Much has been written on Dr. Martin Luther King, Jr. and his alliances with global black leadership, so I will be avoid being verbose here by focusing on one particular flashpoint. In 1964, Dr. King, en route to Norway to receive the Nobel Peace Prize, gave a speech in London that focused on the collective global responsibility to upend the racist system of South African apartheid.
Our responsibility presents us with a unique opportunity. We can join in the one form of non-violent action that could bring freedom and justice to South Africa – the action which African leaders have appealed for – in a massive movement for economic sanctions.
If the United Kingdom and the United States decided tomorrow morning not to buy South African goods, not to buy South African gold, to put an embargo on oil; if our investors and capitalists would withdraw their support for that racial tyranny, then apartheid would be brought to an end. Then the majority of South Africans of all races could at last build the shared society they desire.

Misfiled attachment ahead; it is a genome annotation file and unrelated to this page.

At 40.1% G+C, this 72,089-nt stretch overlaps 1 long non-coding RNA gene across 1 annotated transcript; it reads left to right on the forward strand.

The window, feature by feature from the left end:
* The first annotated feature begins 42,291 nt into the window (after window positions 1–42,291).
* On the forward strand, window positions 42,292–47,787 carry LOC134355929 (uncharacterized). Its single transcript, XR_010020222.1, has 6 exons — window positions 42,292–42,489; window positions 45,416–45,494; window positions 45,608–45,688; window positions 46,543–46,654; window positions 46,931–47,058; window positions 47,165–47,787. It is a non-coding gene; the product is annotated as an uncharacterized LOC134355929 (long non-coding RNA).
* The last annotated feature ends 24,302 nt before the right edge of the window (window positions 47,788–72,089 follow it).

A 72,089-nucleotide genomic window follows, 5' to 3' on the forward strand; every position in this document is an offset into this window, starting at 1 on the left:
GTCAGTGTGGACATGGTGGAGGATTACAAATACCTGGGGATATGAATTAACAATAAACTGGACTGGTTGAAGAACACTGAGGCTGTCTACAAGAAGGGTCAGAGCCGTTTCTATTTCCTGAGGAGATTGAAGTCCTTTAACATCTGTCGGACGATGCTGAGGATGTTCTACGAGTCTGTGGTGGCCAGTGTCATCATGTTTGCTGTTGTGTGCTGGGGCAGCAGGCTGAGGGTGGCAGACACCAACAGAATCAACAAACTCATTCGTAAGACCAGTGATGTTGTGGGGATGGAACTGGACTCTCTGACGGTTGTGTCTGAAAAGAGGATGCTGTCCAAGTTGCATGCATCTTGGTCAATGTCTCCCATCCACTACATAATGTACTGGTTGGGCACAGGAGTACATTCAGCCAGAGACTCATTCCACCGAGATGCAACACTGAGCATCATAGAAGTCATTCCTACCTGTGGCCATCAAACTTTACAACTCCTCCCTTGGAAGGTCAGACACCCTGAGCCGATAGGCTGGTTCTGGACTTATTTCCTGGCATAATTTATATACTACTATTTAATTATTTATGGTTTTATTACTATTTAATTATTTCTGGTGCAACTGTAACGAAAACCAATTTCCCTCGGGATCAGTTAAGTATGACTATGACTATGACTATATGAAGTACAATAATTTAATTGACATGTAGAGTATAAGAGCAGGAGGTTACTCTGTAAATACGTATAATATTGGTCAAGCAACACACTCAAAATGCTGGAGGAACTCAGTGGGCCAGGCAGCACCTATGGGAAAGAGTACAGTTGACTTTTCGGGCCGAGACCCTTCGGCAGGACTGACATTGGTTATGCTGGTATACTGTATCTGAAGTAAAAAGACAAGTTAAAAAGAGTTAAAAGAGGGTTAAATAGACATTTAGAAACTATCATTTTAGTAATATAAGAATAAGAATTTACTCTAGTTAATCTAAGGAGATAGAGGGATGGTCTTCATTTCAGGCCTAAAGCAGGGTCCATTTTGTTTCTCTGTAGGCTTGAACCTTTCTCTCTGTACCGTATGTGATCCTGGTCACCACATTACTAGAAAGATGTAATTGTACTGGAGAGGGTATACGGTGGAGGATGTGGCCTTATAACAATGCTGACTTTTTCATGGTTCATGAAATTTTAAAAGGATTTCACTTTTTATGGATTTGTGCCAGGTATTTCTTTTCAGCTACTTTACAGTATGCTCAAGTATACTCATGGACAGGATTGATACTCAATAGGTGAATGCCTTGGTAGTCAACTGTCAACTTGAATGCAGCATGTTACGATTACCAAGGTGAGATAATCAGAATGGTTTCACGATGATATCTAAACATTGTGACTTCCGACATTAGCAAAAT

Though we in the civil rights movement still have a long and difficult struggle in our own country, increasingly we are recognising our power as voters; already we have made our feelings clear to the President; increasingly we intend to influence American policy in the United Nations and towards South Africa.
His remarks speak for themselves, so I won’t add too much additional commentary. Dr. King, while acknowledging the continued struggle for ADOS civil rights on the American front, still felt an obligation to wield his considerable global influence on behalf of his brothers and sisters in South Africa.
The NAACP has a long history of releasing resolutions on behalf of the global black community, in order to expend its American sociopolitical capital for the betterment of black people worldwide. I will paraphrase just a few of those resolutions briefly, as I fear this piece is getting too long.
- 1977: NAACP adopted a resolution stating that African political refugees should be granted access to the U.S.